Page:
ALSO OUT THIS MONTH Matthew E White – K-Bay (Domino, 10.09) // Manic Street Preachers – The Ultra Vivid Lament (Columbia/Sony, 03.09) // Suuns – The Witness (Joyful Noise, 03.09) // Caleb Landry Jones – Gadzooks Vol. 1 (Sacred Bones, 17.09) // Jordan Rakei – What We Call Life (Ninja Tune, 17.09) // Nina Savary – Next Level Soap Opera (Tin Angel, 24.09) // Imagine Dragons – Mercury – Act 1 (KIDinaKORNER/Interscope, 03.09) // The Body and BIG|BRAVE – Leaving None But Small Birds (Thrill Jockey, 24.09) // Moor Mother – Black Encyclopedia of the Air (ANTI-, 17.09) // Sufjan Stevens & Angelo De Augustine – A Beginner’s Mind (Asthmatic Kitty Records, 24.09) // Ada Lee – one hand steering the wheel the other sewing a garden (Saddle Creek, 17.09) // Public Service Broadcasting – Bright Magic (Play It Again Sam, 24.09) // The Bevis Frond – Little Eden (Fire Records, 10.09) // Callum Easter – System (Moshi Moshi, 03.09) // Low Hummer – Tricks For Living (Dance To The Radio Records, 17.09) // Lottery Winners – Something To Leave The House For (Modern Sky UK, 24.09) // Dead Romantic – Voices (Mercia Records, 03.09)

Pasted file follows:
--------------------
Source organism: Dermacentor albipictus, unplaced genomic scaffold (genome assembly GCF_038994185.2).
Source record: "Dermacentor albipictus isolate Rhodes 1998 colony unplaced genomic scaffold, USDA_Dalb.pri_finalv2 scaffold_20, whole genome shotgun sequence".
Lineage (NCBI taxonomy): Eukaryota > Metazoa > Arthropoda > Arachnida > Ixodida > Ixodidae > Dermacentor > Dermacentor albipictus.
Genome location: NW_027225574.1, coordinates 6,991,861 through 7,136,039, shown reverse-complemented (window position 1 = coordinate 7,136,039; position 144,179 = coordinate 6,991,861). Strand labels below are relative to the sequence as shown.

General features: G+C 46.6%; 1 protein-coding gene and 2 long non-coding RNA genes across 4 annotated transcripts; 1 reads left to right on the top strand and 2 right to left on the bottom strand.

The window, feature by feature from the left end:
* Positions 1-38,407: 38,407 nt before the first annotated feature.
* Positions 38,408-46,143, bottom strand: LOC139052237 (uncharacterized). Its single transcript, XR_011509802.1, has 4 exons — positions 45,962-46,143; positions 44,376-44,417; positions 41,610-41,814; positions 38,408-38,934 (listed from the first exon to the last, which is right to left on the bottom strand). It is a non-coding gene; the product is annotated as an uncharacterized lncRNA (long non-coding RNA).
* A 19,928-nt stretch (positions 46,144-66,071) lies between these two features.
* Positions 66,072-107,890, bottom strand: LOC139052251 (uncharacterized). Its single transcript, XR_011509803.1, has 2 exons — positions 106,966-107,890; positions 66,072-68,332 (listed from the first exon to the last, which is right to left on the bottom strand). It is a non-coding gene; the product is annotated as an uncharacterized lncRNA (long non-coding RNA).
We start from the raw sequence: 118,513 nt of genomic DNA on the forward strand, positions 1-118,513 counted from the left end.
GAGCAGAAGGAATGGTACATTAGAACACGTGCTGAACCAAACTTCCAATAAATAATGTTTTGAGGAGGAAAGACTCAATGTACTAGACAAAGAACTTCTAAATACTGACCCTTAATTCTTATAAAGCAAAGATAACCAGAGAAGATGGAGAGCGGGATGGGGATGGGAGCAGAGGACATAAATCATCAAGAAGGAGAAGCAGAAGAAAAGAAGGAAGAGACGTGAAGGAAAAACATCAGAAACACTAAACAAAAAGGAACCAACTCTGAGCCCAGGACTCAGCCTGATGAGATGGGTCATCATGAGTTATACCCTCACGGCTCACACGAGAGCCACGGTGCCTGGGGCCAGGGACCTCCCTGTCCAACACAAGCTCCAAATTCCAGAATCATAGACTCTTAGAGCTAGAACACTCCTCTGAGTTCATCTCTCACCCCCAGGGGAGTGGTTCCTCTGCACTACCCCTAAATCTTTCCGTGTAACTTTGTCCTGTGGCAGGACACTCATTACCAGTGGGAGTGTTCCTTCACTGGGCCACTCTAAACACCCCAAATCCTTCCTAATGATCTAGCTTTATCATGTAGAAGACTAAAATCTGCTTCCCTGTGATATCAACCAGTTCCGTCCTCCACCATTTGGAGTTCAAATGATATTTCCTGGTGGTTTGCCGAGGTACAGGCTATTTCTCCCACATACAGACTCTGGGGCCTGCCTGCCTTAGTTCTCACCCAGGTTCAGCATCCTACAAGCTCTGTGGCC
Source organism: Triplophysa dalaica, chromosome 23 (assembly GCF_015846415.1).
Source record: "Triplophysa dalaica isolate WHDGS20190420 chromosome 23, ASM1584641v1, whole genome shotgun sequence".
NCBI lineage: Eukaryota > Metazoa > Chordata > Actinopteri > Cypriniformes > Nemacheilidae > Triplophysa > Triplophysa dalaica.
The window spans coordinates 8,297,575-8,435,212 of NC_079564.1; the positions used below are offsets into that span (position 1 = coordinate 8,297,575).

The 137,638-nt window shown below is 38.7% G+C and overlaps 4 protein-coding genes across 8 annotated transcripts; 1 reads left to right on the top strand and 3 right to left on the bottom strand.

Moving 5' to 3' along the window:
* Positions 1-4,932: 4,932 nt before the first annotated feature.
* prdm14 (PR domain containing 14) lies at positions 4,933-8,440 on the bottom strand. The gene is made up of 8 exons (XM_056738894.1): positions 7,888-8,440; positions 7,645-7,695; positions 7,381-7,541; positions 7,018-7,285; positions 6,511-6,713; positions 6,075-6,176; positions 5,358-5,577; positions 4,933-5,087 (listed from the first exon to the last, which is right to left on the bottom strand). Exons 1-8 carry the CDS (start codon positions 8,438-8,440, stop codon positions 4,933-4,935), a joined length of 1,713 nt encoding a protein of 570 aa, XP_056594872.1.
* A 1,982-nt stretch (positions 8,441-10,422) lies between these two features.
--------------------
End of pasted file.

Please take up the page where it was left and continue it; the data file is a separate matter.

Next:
Words: Lee Hammond Steeped in nostalgia, Cool is an album which wouldn’t be out of place if it were released 25 years ago. Taking nods from the likes of Julianna Hatfield and The Breeders, culminating in an excellent record, the likes of I Wanna Be A Dog and Natural Chorus compounding this sound. Green shreds her way through these tracks in a brilliant fashion and at times sweetly, before closing out in a much more fervent manner. I Believe In Love has an urgency and angst which perhaps isn’t present throughout, but here she nails it. The record closes out on quite a delicate instrumental in Pressure To Cum. Cool is the perfect balance of light and shade, excellently balanced and executed. Released: 10.09.21